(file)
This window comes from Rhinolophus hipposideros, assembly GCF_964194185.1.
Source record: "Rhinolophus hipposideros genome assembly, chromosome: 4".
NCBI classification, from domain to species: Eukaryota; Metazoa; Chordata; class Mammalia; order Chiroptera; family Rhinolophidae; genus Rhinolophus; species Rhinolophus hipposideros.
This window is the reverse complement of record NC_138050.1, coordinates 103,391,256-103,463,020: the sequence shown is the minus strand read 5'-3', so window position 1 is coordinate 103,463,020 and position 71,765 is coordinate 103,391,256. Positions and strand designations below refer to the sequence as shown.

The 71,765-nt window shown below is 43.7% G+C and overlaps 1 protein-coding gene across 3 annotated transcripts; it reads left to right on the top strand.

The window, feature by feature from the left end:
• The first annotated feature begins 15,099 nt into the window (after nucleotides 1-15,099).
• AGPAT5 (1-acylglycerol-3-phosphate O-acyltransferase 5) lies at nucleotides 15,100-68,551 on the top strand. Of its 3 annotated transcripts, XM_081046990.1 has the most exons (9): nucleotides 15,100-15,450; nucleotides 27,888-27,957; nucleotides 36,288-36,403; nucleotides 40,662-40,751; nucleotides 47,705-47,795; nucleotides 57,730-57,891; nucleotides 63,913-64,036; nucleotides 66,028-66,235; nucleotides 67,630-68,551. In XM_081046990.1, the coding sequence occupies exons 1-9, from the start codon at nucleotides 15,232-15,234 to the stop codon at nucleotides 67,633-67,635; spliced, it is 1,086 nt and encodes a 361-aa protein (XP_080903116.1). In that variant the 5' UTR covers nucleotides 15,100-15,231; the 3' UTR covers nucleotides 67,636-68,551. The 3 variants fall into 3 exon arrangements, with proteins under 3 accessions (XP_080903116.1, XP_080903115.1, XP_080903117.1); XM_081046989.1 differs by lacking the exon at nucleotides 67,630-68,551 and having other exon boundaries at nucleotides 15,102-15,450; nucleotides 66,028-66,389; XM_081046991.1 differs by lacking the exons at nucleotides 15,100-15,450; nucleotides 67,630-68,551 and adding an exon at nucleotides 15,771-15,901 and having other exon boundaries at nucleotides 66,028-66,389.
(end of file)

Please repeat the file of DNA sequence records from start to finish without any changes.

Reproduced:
This window comes from Rhinolophus hipposideros, assembly GCF_964194185.1.
Source record: "Rhinolophus hipposideros genome assembly, chromosome: 4".
NCBI classification, from domain to species: Eukaryota; Metazoa; Chordata; class Mammalia; order Chiroptera; family Rhinolophidae; genus Rhinolophus; species Rhinolophus hipposideros.
This window is the reverse complement of record NC_138050.1, coordinates 103,391,256-103,463,020: the sequence shown is the minus strand read 5'-3', so window position 1 is coordinate 103,463,020 and position 71,765 is coordinate 103,391,256. Positions and strand designations below refer to the sequence as shown.

The 71,765-nt window shown below is 43.7% G+C and overlaps 1 protein-coding gene across 3 annotated transcripts; it reads left to right on the top strand.

The window, feature by feature from the left end:
• The first annotated feature begins 15,099 nt into the window (after nucleotides 1-15,099).
• AGPAT5 (1-acylglycerol-3-phosphate O-acyltransferase 5) lies at nucleotides 15,100-68,551 on the top strand. Of its 3 annotated transcripts, XM_081046990.1 has the most exons (9): nucleotides 15,100-15,450; nucleotides 27,888-27,957; nucleotides 36,288-36,403; nucleotides 40,662-40,751; nucleotides 47,705-47,795; nucleotides 57,730-57,891; nucleotides 63,913-64,036; nucleotides 66,028-66,235; nucleotides 67,630-68,551. In XM_081046990.1, the coding sequence occupies exons 1-9, from the start codon at nucleotides 15,232-15,234 to the stop codon at nucleotides 67,633-67,635; spliced, it is 1,086 nt and encodes a 361-aa protein (XP_080903116.1). In that variant the 5' UTR covers nucleotides 15,100-15,231; the 3' UTR covers nucleotides 67,636-68,551. The 3 variants fall into 3 exon arrangements, with proteins under 3 accessions (XP_080903116.1, XP_080903115.1, XP_080903117.1); XM_081046989.1 differs by lacking the exon at nucleotides 67,630-68,551 and having other exon boundaries at nucleotides 15,102-15,450; nucleotides 66,028-66,389; XM_081046991.1 differs by lacking the exons at nucleotides 15,100-15,450; nucleotides 67,630-68,551 and adding an exon at nucleotides 15,771-15,901 and having other exon boundaries at nucleotides 66,028-66,389.